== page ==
The Cree War Room at the Sheraton emptied as speech makers started. Coon Come along with Bill Namagoose and Brian Craik watched to the end as speeches were made. Coon Come had days before announced the results of the Cree referendum to Canadian media. The Cree position was clear and overwhelming. He was in for a surprise as Parizeau blamed ethnics and money as the reasons for the No win situation. Frustrations hit a higher level than before.
After Parizeau’s words some early reports say old Cree-French friendships seem strained. Rumours and predictions of repercussions against Natives, in particular the Crees, are making the rounds.
The Nation asked the Grand Chief to shed some light on the situation. Grand Chief Matthew Coon Come talks frankly about referendums, Parizeau’s sore loser attitude, the Eeyou Astchee Commission and the Cree future.
How did you feel about the referendum race? I found no comfort when the results came in because the margin was so close in the Quebec referendum. It’s still not clear and it’s the separatists who claimed we don’t have the right to self-determination. They’re going to have another referendum sooner than we think. I was deeply disturbed by Parizeau’s reference to the ethnic communities especially when tensions were hot and emotions were high. The Premier of Quebec was blaming the ethnic communities and singling out visible minorities. That’s certainly stirring the pot of anger, disappointment and frustration. Especially after a referendum. I was deeply disturbed because this was unacceptable and irresponsible. Like others I did call for his resignation too. I guess he listened to us.
But haven’t we heard that type of rhetoric before? Yeah, it’s different though when you do it in the heat of the moment It’s not acceptable but it’s understandable that they were desperate towards the end. After that’s all over that would be when one would try to bring the people all together because people were disappointed, angry and frustrated. Parizeau did say if there was a Yes he would call the people to rally together. Then when it came to a No he didn’t do that Do you expect any repercussions for the Crees because of the Cree referendum results? Well, let’s put it this way, we aren’t the only ones to say No. 50.6 per cent agree with us. If there is democracy in Quebec with the right for people to express themselves they wouldn’t be penalized for it It is scary though what Parizeau was doing in singling out a small group of people, which we all know includes the Aboriginal peoples.
The Crees will not be distracted from pursuing, asserting and defending their own interests. Crees are still in the Cree camp. Crees still have the right to determine their own future. Crees have the right to choose who they want to associate themselves with and Crees expressed that view with the results of our own referendum. I will continue to push based on those results.
Quebecers voted 50.6 per cent but if you look at the Crees, the Inuit and the Montagnais, we voted in the high 90’s to maintain the links or the right to choose with whom they want to associate with. So by what democratic principle can it be claimed that these decisive votes by Aboriginal peoples can be overruled.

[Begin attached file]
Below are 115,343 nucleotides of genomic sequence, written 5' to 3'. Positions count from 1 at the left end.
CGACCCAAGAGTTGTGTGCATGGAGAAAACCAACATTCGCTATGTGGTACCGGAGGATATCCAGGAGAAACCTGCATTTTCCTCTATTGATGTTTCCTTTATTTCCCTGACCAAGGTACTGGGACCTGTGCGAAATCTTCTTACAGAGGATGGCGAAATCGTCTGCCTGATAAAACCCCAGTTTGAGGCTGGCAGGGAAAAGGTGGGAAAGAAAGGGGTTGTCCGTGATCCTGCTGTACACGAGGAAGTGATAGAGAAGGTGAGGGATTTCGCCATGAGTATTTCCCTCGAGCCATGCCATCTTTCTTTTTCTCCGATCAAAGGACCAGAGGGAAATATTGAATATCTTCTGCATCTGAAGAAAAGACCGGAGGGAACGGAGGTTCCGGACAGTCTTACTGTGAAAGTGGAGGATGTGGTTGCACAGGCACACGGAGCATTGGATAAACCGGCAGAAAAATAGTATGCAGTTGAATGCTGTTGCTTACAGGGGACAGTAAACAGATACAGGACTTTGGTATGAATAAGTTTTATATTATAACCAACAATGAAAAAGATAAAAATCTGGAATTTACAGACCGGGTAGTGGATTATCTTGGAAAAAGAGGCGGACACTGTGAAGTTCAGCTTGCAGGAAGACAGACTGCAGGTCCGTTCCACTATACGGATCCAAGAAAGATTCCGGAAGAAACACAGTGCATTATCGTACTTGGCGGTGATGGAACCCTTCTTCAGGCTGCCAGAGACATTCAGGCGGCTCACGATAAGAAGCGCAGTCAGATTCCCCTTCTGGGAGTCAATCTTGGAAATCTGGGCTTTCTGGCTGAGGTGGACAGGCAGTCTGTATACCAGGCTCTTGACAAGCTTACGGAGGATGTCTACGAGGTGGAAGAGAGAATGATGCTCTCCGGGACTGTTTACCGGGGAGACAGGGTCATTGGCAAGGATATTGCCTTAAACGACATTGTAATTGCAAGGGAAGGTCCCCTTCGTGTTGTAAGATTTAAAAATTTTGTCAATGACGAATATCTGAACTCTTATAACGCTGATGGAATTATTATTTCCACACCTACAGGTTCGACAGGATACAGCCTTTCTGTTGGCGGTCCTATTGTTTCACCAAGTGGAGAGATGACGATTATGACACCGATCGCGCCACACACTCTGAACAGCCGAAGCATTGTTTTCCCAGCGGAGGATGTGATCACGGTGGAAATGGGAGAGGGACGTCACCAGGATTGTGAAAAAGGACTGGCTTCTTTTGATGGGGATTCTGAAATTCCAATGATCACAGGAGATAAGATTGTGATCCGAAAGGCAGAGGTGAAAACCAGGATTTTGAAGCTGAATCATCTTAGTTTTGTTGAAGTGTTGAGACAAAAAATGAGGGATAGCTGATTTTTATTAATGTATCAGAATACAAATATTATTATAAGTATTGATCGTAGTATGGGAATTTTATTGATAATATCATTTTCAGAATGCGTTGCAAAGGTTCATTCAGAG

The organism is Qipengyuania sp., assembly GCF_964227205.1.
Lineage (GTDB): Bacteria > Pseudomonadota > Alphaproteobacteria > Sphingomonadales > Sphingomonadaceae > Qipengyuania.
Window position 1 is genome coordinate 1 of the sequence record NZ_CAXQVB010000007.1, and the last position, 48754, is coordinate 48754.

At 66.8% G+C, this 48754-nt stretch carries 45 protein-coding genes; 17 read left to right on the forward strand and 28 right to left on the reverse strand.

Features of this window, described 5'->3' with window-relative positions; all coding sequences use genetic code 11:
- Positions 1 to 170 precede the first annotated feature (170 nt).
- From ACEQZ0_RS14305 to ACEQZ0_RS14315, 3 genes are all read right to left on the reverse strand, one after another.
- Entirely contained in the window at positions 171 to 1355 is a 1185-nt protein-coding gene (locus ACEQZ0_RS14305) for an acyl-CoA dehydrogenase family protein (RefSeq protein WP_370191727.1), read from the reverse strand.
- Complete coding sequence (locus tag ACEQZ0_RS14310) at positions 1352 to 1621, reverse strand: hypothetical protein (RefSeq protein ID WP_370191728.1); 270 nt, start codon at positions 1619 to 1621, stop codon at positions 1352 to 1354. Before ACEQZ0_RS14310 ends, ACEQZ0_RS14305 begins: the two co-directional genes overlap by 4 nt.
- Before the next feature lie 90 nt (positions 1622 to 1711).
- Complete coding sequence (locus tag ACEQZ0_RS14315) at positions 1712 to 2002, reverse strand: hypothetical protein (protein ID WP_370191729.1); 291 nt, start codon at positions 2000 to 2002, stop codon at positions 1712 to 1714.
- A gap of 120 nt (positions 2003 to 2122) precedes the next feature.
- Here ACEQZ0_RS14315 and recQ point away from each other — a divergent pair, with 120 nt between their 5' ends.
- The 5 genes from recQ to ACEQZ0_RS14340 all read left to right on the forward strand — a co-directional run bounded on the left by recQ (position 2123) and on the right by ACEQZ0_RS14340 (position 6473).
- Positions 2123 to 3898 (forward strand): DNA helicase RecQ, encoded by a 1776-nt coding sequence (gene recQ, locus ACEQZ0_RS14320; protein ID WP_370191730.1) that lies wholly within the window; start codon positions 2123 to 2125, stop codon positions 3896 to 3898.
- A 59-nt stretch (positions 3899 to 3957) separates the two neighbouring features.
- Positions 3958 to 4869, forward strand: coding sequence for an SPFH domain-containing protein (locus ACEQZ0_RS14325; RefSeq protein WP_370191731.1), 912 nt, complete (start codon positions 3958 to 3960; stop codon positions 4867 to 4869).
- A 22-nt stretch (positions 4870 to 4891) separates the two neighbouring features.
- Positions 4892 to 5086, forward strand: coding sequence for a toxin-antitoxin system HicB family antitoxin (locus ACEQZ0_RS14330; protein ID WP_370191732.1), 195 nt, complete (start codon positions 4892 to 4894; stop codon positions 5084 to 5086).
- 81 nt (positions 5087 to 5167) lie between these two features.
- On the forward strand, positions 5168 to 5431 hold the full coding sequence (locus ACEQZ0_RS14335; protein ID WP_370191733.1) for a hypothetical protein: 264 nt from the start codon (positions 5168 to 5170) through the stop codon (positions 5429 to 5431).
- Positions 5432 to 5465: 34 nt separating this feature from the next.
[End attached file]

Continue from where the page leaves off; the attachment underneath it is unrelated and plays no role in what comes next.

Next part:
I think it is clear that the Cree people have been saying that we are not opposed to the aspirations of the Québécois people. We have recognized their right to pursue their future. At the same time we have said time and time again that it should not be done by diminishing our rights or by denying our rights.
Commentators on the evening of the Quebec referendum said that the Aboriginal referendums may have pushed the No side over the top. Do you have any comments about this? That may be possible. People will try to figure out what went wrong rather then accepting the results.
In any event the Cree people in their referendum expressed the will of the people and said that the consent of the Cree people is required if there is to be any political or constitutional changes in the present context So that’s clear and the Crees participated in the Quebec referendum in order to minimize the potential damage and harm that could result in any outcome, whatever it might be.
With all these referendums, do you think it’ll help put Native items on the agenda table with either Quebec or the feds? I think there was an attempt in the Preamble in Bill 1, which began with a denial of our existence as a people. There’s an attempt here to diminish our rights and status. There was an effort made to ignore us as if we don’t count There’s an effort to minimize and to classify us as minorities.
It was only when the Crees stood up and said, “We are Eeyou, we are a people, we have our own lands called Eeyou Estchee.” Then Aboriginal views again were elevated and we could no longer be ignored. I think if we hadn’t said anything we would have been victims of our own silence. The Crees understood that there was a threat here to our Aboriginal rights, to our treaty rights and our human rights with the platform of the separatists.
The Crees no longer wanted to be spectators. The Crees no longer wanted to be on the sidelines and watch the French and the English fight over what is not theirs. The Crees decided to stand up and be heard, be counted, be able to maintain and that we will no longer accept that we are ignored. We will no longer accept that our lands will change status as gifts from Kings, between companies and governments without consulting the people. Crees have upheld the highest law of the land.
We have taken the provincial governments to task regarding their laws, their constitution. It’s only when the Crees stood up. It was only when the Crees defended their rights because nobody else is going to do it for us—we have taken a position that was in our interests because we certainly weren’t in the federal camp or the provincial camp we were in the Cree camp.
People like David Cliche though are saying that Natives would be a part of writing the constitution of a new Quebec. Couldn’t that be argued as giving Natives a say? The problem is that in their preamble and in their Bill 1, the future of Quebec begins with a denial of existence and putting all our treaty rights and the rest of it subject to Quebec’s self-declared rights. What these provisions have done is subjected our rights. They were only proposing to give us municipal powers and try to give us status of our reserves and that’s unacceptable. That’s the old colonial approach and policies that they are adapting and saying we don’t have the right of self-determination. That we are not a people.